FKE to host first African employers’ summit

November 3, 2015
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The participants formed a taskforce of African employers charged with addressing employment and employability, taking into account sectoral as well as other strategies that have proven successful in creating jobs/FILE
The participants formed a taskforce of African employers charged with addressing employment and employability, taking into account sectoral as well as other strategies that have proven successful in creating jobs/FILE
NAIROBI, Kenya Nov 3 – The Federation of Kenya Employers (FKE) in collaboration with Business Africa is set to host the first African Employers Summit to focus in promoting business growth and entrepreneurship for job creation in the continent.

The summit to be held November 20-21, 2015 in Diani is a follow up to the roundtable held on 18th March 2013 on Sustaining Growth and Accelerating the Pace of Job Creation in Africa.

It is also a follow up to the symposium held in Casablanca, Morocco on November 25-26, 2013 on developing a job creation strategy for African countries – evidence and experience regarding sectoral strategies.

The participants formed a taskforce of African employers charged with addressing employment and employability, taking into account sectoral as well as other strategies that have proven successful in creating jobs.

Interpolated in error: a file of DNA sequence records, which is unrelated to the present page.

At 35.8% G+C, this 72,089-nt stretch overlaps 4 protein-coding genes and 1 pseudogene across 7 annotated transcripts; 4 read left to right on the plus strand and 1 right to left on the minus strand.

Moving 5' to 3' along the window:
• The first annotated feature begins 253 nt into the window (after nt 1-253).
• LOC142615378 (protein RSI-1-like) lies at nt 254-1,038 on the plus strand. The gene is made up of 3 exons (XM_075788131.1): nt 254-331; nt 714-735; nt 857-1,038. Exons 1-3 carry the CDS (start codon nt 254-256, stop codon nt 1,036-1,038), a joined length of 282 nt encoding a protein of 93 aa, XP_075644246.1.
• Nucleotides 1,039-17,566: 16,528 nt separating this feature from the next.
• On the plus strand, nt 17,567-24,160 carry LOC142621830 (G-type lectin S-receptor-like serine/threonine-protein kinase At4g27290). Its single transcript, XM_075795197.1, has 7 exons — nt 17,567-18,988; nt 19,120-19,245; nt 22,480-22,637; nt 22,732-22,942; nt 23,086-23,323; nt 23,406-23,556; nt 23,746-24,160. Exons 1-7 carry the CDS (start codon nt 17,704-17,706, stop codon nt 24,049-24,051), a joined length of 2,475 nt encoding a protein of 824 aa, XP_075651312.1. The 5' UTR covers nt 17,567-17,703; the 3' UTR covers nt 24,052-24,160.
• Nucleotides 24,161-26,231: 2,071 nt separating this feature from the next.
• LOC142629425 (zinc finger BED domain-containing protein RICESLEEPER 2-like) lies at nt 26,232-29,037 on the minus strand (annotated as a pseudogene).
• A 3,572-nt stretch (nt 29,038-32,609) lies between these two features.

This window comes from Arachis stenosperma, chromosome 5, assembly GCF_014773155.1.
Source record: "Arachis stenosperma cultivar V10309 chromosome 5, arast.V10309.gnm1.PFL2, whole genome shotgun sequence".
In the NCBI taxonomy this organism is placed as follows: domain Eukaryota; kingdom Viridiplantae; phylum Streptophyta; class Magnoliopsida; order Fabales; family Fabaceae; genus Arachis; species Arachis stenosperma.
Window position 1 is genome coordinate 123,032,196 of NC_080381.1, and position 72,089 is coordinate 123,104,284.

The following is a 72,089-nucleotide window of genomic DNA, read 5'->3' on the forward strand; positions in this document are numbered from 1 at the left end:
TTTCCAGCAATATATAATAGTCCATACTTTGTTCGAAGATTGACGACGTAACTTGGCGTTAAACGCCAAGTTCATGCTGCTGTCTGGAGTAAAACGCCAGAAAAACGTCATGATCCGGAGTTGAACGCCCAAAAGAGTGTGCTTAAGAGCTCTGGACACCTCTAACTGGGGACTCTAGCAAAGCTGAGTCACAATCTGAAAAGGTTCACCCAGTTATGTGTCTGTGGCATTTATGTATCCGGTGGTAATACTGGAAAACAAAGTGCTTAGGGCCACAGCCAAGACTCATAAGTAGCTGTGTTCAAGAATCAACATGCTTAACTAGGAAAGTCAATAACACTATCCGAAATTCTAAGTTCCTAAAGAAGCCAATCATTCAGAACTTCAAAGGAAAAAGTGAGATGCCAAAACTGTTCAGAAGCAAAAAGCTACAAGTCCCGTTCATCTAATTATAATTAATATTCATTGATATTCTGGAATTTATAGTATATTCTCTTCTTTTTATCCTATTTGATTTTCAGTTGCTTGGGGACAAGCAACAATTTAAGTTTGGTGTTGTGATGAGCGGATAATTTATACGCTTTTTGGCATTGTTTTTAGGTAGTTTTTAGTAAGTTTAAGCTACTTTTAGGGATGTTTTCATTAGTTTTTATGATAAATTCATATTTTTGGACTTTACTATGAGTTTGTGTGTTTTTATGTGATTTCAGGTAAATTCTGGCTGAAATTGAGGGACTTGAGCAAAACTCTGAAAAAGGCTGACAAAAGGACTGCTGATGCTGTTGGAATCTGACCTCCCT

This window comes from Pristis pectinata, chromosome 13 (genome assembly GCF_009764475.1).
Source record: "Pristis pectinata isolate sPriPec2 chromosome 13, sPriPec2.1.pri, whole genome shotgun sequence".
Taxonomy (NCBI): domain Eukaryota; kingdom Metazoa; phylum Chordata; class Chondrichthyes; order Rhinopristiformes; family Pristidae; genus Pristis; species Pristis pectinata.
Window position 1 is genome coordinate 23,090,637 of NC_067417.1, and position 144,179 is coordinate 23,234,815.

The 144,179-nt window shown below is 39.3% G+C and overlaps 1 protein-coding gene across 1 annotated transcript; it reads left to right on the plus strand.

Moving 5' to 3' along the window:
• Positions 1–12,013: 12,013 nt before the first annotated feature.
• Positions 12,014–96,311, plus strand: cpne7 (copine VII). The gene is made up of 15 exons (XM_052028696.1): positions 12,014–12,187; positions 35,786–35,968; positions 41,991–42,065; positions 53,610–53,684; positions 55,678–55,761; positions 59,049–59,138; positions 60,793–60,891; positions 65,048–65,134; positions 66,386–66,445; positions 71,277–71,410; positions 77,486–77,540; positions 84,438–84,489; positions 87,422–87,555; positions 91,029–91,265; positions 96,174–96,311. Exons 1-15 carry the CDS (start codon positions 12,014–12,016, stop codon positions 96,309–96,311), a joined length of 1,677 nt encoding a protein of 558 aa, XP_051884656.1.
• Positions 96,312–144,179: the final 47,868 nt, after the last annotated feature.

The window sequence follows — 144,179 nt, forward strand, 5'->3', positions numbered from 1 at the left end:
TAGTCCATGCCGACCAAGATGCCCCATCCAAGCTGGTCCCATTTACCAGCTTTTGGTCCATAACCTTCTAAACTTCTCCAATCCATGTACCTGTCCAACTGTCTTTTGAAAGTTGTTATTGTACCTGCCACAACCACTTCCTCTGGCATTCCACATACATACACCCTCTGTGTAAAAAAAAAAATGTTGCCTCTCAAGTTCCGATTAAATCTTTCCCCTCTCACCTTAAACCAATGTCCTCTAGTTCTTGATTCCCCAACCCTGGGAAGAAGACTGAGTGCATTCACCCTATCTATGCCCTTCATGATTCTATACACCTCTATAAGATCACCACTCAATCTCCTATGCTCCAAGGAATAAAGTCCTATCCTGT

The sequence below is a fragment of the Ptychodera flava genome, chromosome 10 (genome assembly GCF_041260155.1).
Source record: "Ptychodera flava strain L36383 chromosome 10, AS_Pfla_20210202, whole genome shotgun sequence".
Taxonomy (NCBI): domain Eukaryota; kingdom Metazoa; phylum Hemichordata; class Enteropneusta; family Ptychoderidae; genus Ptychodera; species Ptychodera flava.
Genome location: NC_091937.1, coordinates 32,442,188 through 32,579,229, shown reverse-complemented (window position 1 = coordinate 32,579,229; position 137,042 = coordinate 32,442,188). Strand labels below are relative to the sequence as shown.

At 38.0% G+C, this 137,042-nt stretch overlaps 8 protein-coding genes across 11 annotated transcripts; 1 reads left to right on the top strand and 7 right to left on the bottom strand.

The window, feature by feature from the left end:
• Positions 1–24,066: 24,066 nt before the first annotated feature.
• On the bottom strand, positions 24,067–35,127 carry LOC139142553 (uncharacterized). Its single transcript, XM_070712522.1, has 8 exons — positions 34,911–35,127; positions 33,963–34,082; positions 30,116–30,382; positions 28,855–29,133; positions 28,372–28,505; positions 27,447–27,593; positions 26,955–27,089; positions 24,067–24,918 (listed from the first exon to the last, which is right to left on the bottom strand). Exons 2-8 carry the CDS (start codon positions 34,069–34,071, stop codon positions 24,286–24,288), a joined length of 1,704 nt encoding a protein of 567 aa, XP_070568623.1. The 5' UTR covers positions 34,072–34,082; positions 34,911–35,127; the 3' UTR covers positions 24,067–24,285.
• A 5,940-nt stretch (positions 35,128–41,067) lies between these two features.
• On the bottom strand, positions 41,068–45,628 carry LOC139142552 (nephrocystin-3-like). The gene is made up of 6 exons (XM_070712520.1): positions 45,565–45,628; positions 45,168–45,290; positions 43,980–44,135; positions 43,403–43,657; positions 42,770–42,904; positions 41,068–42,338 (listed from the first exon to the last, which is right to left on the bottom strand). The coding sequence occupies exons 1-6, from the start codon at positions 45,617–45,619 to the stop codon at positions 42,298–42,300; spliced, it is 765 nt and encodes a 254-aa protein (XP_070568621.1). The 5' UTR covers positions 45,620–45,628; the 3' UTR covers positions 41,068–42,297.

Key issues to be looked at include how African governments can tap and sustainably exploit the private sector’s ability to address high unemployment levels as well as the strategies needed for countries to embrace labour policies that will promote enterprise growth whilst also ensuring a ready market for the youth.

In Kenya the challenge of unemployment still persist with the overall unemployment at 12.7percent; however youth, who form 35 percent of the Kenyan population, have the highest unemployment rate of 67 percent.

According to the Africa Economic Outlook 2015, Africa’s gross domestic product (GDP) growth is expected to strengthen to 4.5 percent in 2015 and 5 percent in 2016 after subdued expansion in 2013 (3.5 percent) and 2014 (3.9 percent).

Despite Africa’s relatively strong economic growth over the past decade, many countries in the continent are grappling with several development challenges ranging from food insecurity, high unemployment, poverty and inequality, to commodity dependence, lack of economic transformation, environmental degradation, and low integration of the continent in the global economy.

The continent has a population of almost 200 million people aged between 15 and 24 years.

This category makes up 40 percent of the workforce, and 60 percent of the unemployed active labour force.

This number is expected to double by 2045, bringing a big challenge on African economies since high youth unemployment is an impending threat to stability in Africa.

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